A few days ago, I and several other development managers had a very interesting meeting with our guys from Finance. They were trying to understand how much money was being spent on any specific project. They were asking how do we measure development efficiency and effectiveness in terms of time, quality and cost and how utilisation is managed? They knew we are working in an Agile manner so they asked us if we knew what the cost of story point was, and whether this cost can be standardised for all teams? We discussed and agreed that story point means something different for each team, and even within the same team, the speed of development is continuously changing as we increase our experience in the teams. I started thinking that measuring costs per story point may create inflation in the estimation process due to the expected increase in the team’s performance. Then we started discussing whether Agile is, or is not, better to manage costs than the Waterfall approach…
This started to make me think that even though we had a better understanding of how important it was to manage costs with a limited budget, it highlighted that may be it we weren’t as aligned in the understanding of software development complexity.
That reminded me the Stacey Matrix. I drew a chart with ‘What’ (Business Requirements) and ‘How’ (Technology) and ‘People’ dimensions and described when the project is simple, when is complicated and when it becomes complex.
Since an analogy always helps us to understand a situation better I used these three examples:
1. A simple project is when requirements and technology are well known. For example, it can be factory producing bottles. We know exactly what we are producing and how resources and time of the production are well known. If the work is repeatable it’s simple and can be effectively managed in Waterfall approach.
2. Construction of a new building is a complicated project. There are many design details and this has to be managed closely by crew supervisor, but it’s easy to replace somebody from the construction crew if that is needed. If Janek fell ill, his work can be done by Stefan. The scope of the project is well known same is with the schedule, and it’s easy to add or remove resources to manage utilisation and deliverables.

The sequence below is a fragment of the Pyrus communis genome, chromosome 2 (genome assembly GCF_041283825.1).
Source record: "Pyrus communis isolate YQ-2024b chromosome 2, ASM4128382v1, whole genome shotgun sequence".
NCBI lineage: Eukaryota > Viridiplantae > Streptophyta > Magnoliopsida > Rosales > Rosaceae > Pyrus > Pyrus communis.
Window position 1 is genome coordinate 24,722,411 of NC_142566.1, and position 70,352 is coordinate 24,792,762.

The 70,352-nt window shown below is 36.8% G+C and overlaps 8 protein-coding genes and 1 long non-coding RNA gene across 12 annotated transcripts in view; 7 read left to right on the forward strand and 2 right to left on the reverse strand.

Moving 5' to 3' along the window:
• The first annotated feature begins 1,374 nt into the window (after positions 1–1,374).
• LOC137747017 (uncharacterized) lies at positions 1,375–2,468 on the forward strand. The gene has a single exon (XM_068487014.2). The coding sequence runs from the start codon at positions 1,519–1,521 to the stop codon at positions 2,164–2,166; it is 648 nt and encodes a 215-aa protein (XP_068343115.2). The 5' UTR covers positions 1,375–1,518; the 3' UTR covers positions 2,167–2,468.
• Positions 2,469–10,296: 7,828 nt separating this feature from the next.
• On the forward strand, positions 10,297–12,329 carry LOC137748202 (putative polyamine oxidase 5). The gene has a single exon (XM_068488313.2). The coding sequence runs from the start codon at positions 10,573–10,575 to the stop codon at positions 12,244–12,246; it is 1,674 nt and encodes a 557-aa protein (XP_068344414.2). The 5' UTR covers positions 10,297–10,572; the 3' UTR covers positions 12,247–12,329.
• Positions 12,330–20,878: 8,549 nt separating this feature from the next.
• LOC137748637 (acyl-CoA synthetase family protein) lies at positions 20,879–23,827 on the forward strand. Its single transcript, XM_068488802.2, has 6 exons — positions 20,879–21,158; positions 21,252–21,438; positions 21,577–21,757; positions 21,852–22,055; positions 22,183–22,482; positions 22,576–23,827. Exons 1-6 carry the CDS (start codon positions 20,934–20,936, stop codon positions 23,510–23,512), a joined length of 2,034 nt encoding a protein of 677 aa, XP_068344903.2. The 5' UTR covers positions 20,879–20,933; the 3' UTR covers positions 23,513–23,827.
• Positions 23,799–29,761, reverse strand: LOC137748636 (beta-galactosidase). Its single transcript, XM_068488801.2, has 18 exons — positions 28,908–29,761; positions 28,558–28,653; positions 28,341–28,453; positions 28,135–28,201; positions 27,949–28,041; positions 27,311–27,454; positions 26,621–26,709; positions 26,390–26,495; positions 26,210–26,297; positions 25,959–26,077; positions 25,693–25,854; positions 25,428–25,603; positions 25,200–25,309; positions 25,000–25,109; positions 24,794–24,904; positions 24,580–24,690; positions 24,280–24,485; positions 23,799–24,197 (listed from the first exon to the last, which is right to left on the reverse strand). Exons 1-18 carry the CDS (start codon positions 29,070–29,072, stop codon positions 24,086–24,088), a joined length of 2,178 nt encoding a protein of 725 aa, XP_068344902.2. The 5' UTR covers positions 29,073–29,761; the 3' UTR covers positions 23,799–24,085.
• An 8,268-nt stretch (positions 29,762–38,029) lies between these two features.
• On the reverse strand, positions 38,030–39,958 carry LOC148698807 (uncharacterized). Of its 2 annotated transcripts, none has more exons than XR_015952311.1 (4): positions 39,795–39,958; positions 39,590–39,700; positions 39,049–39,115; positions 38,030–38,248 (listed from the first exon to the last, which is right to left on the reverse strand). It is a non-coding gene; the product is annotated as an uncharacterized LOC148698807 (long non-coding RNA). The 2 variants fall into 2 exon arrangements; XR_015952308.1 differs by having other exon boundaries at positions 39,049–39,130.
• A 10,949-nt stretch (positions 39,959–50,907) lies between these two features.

3. Software development is complex. Initial requirements are never concrete enough nor complete, same with technology. No two projects are the same. Very often, what appears to be a simple problem is much harder to implement in reality. Development team “don’t know what they don’t know”, meaning that unknowns with the project can only be identified when they arise.
Going back to the question: ‘how do we measure cost and how utilisation is managed in software development’?
Each software development project has 3 constraints; people, schedule and scope. And we all know that Quality depends on each of them.
People — Effective Persistent Team
Forming a project team takes time and we can’t expect a new team to perform well from the start. Over time the team becomes more knowledgeable within the business and with the technology of the products they develop. This helps them be more effective, which means the speed in which they complete tasks increases, and estimates become more accurate. It’s also important to understand that the team is changing from being a group of strangers to a group with common goals. Bruce Tuckman’s forming-storming-norming-performing model describes all stages the team has to deal with. After the initial excitement, of when the team was formed, it moves into the storming stage, where people start to push against the boundaries. It’s also the time when conflicts between team members start. It’s a very critical time, and it takes a lot of effort and time to move the team into the norming stage to eventually reach the performing stage.
This is why in Agile we’re not forming new teams for each project, but building persistent teams working on the product.
Schedule — Fixed Iteration for Better Accuracy
In software development unknowns generate estimation errors. The accuracy of an estimate decreases with project duration; estimation errors increase the longer the project is. This can be represented by Cone of Uncertainty
In Agile, teams commit to fixed iterations of work for which it’s easier to discuss and estimate scope. It’s incremental approach where in each iteration the team delivers value to the business. Role of the Product Owner (PO) is to prioritise and define value and goal for the iteration. With this approach funding can also be incremental and increase. There is no need to ask for the total budget upfront. It’s enough to fund spike after which the team can report back a more accurate number depending on how long the project is going to take.
Scope — Effective Backlog Refinement